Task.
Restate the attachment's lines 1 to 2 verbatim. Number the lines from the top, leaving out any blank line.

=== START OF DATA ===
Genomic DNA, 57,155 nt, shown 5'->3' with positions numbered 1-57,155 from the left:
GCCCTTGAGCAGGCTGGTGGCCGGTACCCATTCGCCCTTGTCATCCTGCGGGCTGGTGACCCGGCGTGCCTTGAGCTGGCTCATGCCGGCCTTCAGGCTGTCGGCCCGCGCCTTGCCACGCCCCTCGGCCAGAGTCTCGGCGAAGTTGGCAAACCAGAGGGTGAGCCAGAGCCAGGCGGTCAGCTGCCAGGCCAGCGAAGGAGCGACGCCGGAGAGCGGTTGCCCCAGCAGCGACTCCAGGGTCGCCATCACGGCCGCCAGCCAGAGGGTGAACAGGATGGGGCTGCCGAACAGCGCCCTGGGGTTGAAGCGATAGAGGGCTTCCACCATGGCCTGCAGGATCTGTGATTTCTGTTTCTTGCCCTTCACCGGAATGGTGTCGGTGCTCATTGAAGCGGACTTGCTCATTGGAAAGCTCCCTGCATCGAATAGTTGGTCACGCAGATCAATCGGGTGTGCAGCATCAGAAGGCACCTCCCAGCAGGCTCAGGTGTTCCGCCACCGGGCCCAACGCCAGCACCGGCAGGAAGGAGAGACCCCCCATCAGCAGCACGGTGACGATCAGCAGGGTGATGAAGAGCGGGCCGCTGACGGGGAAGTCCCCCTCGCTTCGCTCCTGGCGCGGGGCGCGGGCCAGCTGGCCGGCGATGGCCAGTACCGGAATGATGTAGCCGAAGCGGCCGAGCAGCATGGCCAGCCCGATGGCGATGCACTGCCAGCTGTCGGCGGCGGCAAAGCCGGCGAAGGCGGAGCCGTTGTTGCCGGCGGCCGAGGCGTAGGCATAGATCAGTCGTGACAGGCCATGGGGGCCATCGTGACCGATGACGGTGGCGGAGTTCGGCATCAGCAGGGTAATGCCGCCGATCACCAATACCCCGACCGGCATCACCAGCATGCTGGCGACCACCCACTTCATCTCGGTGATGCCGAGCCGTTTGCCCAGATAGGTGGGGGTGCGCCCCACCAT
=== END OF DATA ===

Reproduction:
Genomic DNA, 57,155 nt, shown 5'->3' with positions numbered 1-57,155 from the left:
GCCCTTGAGCAGGCTGGTGGCCGGTACCCATTCGCCCTTGTCATCCTGCGGGCTGGTGACCCGGCGTGCCTTGAGCTGGCTCATGCCGGCCTTCAGGCTGTCGGCCCGCGCCTTGCCACGCCCCTCGGCCAGAGTCTCGGCGAAGTTGGCAAACCAGAGGGTGAGCCAGAGCCAGGCGGTCAGCTGCCAGGCCAGCGAAGGAGCGACGCCGGAGAGCGGTTGCCCCAGCAGCGACTCCAGGGTCGCCATCACGGCCGCCAGCCAGAGGGTGAACAGGATGGGGCTGCCGAACAGCGCCCTGGGGTTGAAGCGATAGAGGGCTTCCACCATGGCCTGCAGGATCTGTGATTTCTGTTTCTTGCCCTTCACCGGAATGGTGTCGGTGCTCATTGAAGCGGACTTGCTCATTGGAAAGCTCCCTGCATCGAATAGTTGGTCACGCAGATCAATCGGGTGTGCAGCATCAGAAGGCACCTCCCAGCAGGCTCAGGTGTTCCGCCACCGGGCCCAACGCCAGCACCGGCAGGAAGGAGAGACCCCCCATCAGCAGCACGGTGACGATCAGCAGGGTGATGAAGAGCGGGCCGCTGACGGGGAAGTCCCCCTCGCTTCGCTCCTGGCGCGGGGCGCGGGCCAGCTGGCCGGCGATGGCCAGTACCGGAATGATGTAGCCGAAGCGGCCGAGCAGCATGGCCAGCCCGATGGCGATGCACTGCCAGCTGTCGGCGGCGGCAAAGCCGGCGAAGGCGGAGCCGTTGTTGCCGGCGGCCGAGGCGTAGGCATAGATCAGTCGTGACAGGCCATGGGGGCCATCGTGACCGATGACGGTGGCGGAGTTCGGCATCAGCAGGGTAATGCCGCCGATCACCAATACCCCGACCGGCATCACCAGCATGCTGGCGACCACCCACTTCATCTCGGTGATGCCGAGCCGTTTGCCCAGATAGGTGGGGGTGCGCCCCACCAT